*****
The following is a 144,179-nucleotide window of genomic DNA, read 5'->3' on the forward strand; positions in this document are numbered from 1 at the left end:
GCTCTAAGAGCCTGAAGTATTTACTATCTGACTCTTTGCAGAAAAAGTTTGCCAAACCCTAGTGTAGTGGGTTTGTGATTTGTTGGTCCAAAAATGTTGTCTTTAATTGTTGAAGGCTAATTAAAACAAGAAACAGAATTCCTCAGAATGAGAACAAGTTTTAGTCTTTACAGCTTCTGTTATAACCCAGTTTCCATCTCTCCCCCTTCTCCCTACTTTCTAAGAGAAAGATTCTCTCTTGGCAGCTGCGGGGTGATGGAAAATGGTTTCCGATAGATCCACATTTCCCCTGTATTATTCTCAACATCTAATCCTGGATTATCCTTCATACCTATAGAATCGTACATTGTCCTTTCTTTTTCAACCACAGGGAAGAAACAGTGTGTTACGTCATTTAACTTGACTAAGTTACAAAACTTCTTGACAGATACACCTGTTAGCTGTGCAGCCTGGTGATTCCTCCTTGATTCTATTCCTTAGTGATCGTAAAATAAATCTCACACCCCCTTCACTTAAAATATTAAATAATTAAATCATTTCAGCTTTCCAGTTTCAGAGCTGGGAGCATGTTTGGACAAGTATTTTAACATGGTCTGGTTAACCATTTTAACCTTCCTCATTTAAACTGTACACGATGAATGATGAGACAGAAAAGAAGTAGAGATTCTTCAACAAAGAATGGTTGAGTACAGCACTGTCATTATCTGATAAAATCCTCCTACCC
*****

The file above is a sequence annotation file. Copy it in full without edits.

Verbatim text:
The following is a 144,179-nucleotide window of genomic DNA, read 5'->3' on the forward strand; positions in this document are numbered from 1 at the left end:
GCTCTAAGAGCCTGAAGTATTTACTATCTGACTCTTTGCAGAAAAAGTTTGCCAAACCCTAGTGTAGTGGGTTTGTGATTTGTTGGTCCAAAAATGTTGTCTTTAATTGTTGAAGGCTAATTAAAACAAGAAACAGAATTCCTCAGAATGAGAACAAGTTTTAGTCTTTACAGCTTCTGTTATAACCCAGTTTCCATCTCTCCCCCTTCTCCCTACTTTCTAAGAGAAAGATTCTCTCTTGGCAGCTGCGGGGTGATGGAAAATGGTTTCCGATAGATCCACATTTCCCCTGTATTATTCTCAACATCTAATCCTGGATTATCCTTCATACCTATAGAATCGTACATTGTCCTTTCTTTTTCAACCACAGGGAAGAAACAGTGTGTTACGTCATTTAACTTGACTAAGTTACAAAACTTCTTGACAGATACACCTGTTAGCTGTGCAGCCTGGTGATTCCTCCTTGATTCTATTCCTTAGTGATCGTAAAATAAATCTCACACCCCCTTCACTTAAAATATTAAATAATTAAATCATTTCAGCTTTCCAGTTTCAGAGCTGGGAGCATGTTTGGACAAGTATTTTAACATGGTCTGGTTAACCATTTTAACCTTCCTCATTTAAACTGTACACGATGAATGATGAGACAGAAAAGAAGTAGAGATTCTTCAACAAAGAATGGTTGAGTACAGCACTGTCATTATCTGATAAAATCCTCCTACCC